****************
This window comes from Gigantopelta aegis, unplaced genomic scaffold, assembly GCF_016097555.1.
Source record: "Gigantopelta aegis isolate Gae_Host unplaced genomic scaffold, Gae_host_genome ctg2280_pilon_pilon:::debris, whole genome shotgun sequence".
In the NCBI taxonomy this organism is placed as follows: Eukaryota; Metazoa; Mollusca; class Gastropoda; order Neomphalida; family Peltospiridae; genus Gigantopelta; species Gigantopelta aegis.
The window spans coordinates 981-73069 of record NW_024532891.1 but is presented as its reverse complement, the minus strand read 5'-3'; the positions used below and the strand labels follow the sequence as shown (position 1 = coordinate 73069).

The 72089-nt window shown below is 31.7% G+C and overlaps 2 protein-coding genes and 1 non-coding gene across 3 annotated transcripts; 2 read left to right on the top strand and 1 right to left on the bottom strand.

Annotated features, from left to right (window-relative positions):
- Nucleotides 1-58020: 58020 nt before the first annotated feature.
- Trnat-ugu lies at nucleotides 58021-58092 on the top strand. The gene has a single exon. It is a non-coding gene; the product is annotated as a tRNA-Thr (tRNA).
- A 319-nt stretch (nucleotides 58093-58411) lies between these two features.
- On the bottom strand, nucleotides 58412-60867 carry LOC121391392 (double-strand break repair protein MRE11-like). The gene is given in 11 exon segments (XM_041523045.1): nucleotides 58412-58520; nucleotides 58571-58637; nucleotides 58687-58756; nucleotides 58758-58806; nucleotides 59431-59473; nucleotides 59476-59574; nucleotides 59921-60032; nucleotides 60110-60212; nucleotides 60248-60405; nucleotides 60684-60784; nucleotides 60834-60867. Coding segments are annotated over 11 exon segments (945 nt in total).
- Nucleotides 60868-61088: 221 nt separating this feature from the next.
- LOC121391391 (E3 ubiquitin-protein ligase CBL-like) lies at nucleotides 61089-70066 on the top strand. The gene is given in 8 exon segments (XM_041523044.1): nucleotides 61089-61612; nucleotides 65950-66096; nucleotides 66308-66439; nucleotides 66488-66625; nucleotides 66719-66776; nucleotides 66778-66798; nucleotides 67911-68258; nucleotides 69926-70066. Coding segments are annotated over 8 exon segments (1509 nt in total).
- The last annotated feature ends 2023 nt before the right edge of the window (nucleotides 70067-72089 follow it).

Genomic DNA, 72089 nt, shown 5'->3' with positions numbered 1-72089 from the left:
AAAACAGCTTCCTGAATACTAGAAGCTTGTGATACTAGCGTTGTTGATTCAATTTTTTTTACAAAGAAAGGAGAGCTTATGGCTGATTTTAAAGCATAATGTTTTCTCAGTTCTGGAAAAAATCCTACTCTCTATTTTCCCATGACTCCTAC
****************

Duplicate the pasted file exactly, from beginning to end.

This window comes from Gigantopelta aegis, unplaced genomic scaffold, assembly GCF_016097555.1.
Source record: "Gigantopelta aegis isolate Gae_Host unplaced genomic scaffold, Gae_host_genome ctg2280_pilon_pilon:::debris, whole genome shotgun sequence".
In the NCBI taxonomy this organism is placed as follows: Eukaryota; Metazoa; Mollusca; class Gastropoda; order Neomphalida; family Peltospiridae; genus Gigantopelta; species Gigantopelta aegis.
The window spans coordinates 981-73069 of record NW_024532891.1 but is presented as its reverse complement, the minus strand read 5'-3'; the positions used below and the strand labels follow the sequence as shown (position 1 = coordinate 73069).

The 72089-nt window shown below is 31.7% G+C and overlaps 2 protein-coding genes and 1 non-coding gene across 3 annotated transcripts; 2 read left to right on the top strand and 1 right to left on the bottom strand.

Annotated features, from left to right (window-relative positions):
- Nucleotides 1-58020: 58020 nt before the first annotated feature.
- Trnat-ugu lies at nucleotides 58021-58092 on the top strand. The gene has a single exon. It is a non-coding gene; the product is annotated as a tRNA-Thr (tRNA).
- A 319-nt stretch (nucleotides 58093-58411) lies between these two features.
- On the bottom strand, nucleotides 58412-60867 carry LOC121391392 (double-strand break repair protein MRE11-like). The gene is given in 11 exon segments (XM_041523045.1): nucleotides 58412-58520; nucleotides 58571-58637; nucleotides 58687-58756; nucleotides 58758-58806; nucleotides 59431-59473; nucleotides 59476-59574; nucleotides 59921-60032; nucleotides 60110-60212; nucleotides 60248-60405; nucleotides 60684-60784; nucleotides 60834-60867. Coding segments are annotated over 11 exon segments (945 nt in total).
- Nucleotides 60868-61088: 221 nt separating this feature from the next.
- LOC121391391 (E3 ubiquitin-protein ligase CBL-like) lies at nucleotides 61089-70066 on the top strand. The gene is given in 8 exon segments (XM_041523044.1): nucleotides 61089-61612; nucleotides 65950-66096; nucleotides 66308-66439; nucleotides 66488-66625; nucleotides 66719-66776; nucleotides 66778-66798; nucleotides 67911-68258; nucleotides 69926-70066. Coding segments are annotated over 8 exon segments (1509 nt in total).
- The last annotated feature ends 2023 nt before the right edge of the window (nucleotides 70067-72089 follow it).

Genomic DNA, 72089 nt, shown 5'->3' with positions numbered 1-72089 from the left:
AAAACAGCTTCCTGAATACTAGAAGCTTGTGATACTAGCGTTGTTGATTCAATTTTTTTTACAAAGAAAGGAGAGCTTATGGCTGATTTTAAAGCATAATGTTTTCTCAGTTCTGGAAAAAATCCTACTCTCTATTTTCCCATGACTCCTAC